But our young people need more than education, they also require critical work, life, business and thinking skills to help them adapt to this rapidly changing world. Following an in-depth analysis of the African operating landscape, we have refocused our education and skills development initiatives and the focal point now rests on preparing young people for the workplace of the future through collaborative partnerships.
This is done with a demand-led approach, and our initiatives support the development of technical, vocational, social and digital skills in line with the requirements of Africa’s key growth sectors.
We offer a curated Absa Fellowship Programme, focused on developing a cadre of authentic, accountable and ethical future leaders with the potential to play a shaping role in their respective communities on the African continent.
Rapid advances in artificial intelligence (AI), robotics and other emerging technologies are happening in ever-shorter cycles, changing the very nature of the jobs that need to be done and the skills needed to do them.
The Absa Fellowship Programme therefore focuses on supporting students studying towards an undergraduate degree in the study fields of science, technology, engineering, creative arts, humanities, mathematics and digital design/data (STEAHM_D) – all considered critical skills for the growth of a digital economy.
An Absa Fellow is offered a full scholarship, recognising their unique leadership capabilities and competencies. Above all, they also benefit from exposure to a specially curated Leadership Development Programme as well as being mentored by Absa leadership and other industry experts.
Skills to make young people job-ready and employable
We also introduced young people across Africa to our Absa ReadytoWork (R2W) initiative. This is a flagship programme equipping young people with crucial life skills to improve their employability and self-employment prospects, when moving from life at school to entering a new phase of life at work.
We have also just proudly launched the Absa ReadytoWork app, that provides a free training curriculum that covers work, money, people and entrepreneurial skills to help young people transition from the world of education into the world of work. The app also provides a job search functionality and connects young people with each other.
Through the app, young people can:
- Complete the four modules that cover essential money, work, people and entrepreneurial skills.
- Use the CV template to create a CV that will put them head and shoulders above their competition.
- Search for their dream job by connecting with recruiters via the job’s portal.
- Connect with like-minded individuals on the chat feature.
- Watch insightful webinars by various experts and leaders.
The 548 100 young people, in the African markets where we have a presence, who have completed the Absa R2W programme from 2016 to date, have hugely benefitted from employability skills, work exposure, internships and job placement opportunities.
Also worth noting is Absa’s involvement in assisting the Technical and Vocational Education and Training (TVET) sector to develop mid-level skills and preparing youth for employment, self-employment, and further study.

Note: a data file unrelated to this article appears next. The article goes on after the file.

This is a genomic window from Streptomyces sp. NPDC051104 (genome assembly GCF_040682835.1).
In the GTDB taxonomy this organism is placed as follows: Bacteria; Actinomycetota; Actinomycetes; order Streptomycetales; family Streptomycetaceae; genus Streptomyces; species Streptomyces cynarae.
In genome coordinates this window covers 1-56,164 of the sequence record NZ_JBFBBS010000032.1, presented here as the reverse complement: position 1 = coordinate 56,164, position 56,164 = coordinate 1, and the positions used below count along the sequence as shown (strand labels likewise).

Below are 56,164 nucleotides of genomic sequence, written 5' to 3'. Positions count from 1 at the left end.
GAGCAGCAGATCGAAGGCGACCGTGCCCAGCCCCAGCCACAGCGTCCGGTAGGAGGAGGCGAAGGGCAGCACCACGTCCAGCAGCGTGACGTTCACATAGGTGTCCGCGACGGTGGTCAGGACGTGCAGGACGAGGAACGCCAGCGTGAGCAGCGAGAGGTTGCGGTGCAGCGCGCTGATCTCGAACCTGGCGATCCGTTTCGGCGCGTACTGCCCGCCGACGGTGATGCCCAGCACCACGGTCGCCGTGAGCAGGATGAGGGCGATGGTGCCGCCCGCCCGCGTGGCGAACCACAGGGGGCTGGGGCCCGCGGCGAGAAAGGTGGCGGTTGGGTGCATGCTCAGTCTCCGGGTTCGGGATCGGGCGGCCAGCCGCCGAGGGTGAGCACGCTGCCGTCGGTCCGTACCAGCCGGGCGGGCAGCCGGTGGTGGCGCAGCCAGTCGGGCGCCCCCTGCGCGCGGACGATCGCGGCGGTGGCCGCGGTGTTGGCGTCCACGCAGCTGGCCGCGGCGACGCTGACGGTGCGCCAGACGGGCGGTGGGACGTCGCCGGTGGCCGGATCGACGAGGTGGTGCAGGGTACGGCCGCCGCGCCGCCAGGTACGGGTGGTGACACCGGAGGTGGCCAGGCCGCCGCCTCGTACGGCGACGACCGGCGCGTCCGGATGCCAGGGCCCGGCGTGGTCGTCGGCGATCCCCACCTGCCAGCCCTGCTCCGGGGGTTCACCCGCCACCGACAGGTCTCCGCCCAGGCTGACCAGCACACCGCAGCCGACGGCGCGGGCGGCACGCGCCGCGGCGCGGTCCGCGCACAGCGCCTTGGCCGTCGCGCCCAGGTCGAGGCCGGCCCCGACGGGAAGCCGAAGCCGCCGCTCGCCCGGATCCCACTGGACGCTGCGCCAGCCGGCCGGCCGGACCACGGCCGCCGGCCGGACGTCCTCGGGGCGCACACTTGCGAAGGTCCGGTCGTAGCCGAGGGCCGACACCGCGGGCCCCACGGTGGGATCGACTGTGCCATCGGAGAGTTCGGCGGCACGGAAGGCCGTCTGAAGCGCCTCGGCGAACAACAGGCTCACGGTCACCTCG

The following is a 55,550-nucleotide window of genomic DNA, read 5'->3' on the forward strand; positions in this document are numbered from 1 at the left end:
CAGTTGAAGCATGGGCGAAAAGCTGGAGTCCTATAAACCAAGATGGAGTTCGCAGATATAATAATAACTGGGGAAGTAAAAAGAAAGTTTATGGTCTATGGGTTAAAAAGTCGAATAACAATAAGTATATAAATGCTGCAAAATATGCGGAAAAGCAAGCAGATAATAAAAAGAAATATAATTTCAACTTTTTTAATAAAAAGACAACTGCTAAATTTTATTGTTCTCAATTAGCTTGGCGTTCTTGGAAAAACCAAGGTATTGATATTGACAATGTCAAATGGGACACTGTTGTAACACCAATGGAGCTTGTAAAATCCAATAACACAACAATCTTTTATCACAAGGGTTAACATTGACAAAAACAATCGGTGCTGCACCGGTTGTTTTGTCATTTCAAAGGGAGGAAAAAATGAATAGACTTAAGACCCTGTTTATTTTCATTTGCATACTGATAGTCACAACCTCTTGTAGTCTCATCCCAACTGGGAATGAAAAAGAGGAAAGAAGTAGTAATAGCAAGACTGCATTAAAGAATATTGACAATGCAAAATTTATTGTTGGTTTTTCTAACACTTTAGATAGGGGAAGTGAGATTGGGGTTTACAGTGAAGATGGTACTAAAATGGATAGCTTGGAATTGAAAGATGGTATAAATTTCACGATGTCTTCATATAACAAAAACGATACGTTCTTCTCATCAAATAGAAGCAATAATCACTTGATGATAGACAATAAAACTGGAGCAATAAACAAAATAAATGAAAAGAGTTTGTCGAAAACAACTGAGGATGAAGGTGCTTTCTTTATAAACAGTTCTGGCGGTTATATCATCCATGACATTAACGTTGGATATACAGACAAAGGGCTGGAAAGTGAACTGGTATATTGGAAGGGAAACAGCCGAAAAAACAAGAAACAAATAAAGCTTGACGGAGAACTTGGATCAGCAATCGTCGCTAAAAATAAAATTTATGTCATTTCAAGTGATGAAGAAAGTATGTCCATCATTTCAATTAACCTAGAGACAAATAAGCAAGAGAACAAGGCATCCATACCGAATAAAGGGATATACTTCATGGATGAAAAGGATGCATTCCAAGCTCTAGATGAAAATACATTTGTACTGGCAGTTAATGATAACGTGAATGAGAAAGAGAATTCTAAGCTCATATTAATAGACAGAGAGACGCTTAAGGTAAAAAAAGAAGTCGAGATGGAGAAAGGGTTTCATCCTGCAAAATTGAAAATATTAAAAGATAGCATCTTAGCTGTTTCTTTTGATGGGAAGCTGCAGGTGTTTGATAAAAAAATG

A skilled workforce, often trained through vocational education, will enhance Africa’s ability to deliver quality goods and services. The sector has the flexibility to offer demand-driven and tailormade occupational programmes (upskilling/reskilling/cross skilling) designed and delivered in partnership with employers.
However, the capacity of the TVET sector to deliver quality programmes responsive to the labour market vary across various markets and our efforts seek to enhance the responsiveness of the sector to accelerate youth transitions into the labour market.
One such an initiative is WeThinkCode, where unemployed youth are trained for entry level jobs as software developers to help them play a meaningful role in the Digital Economy. With a future-forward approach to learning, this programme uses a peer-to-peer style of skills transfer, project-based and blended learning and workplace-based experience.
Another is the general repairer initiative where unemployed youth are trained for entry jobs as general repairers. This is done in collaboration with the property sector; the public TVET college sector; and government. The initiative unlocks demand in the property sector and provides work-readiness training and structured workplace-based learning.
In addition, we are contributing to improving schooling outcomes by supporting the development of an innovative school-based teacher development model.
The model comprises distance learning and ongoing classroom practice support by experienced teachers and psycho-social support by professional mentors. The model is designed to inform the development of an alternative and scalable teacher development model recognised by the Department of Basic Education.
We are here for the ready
Absa has made a very clear commitment to our continent and its youth. We are here for those who are ready to learn, ready to lead, ready to work, grow, change and partner.
Because it’s only when we make sure that “those who are ready” have what they need to start and flourish, do we ensure Africa’s growth and sustainability for the long term. And we need to use our collective bravery, passion and readiness to find creative, ingenious and audacious ways to make all of this possible.
That’s how Africa, its people and Absa will grow, sustainably.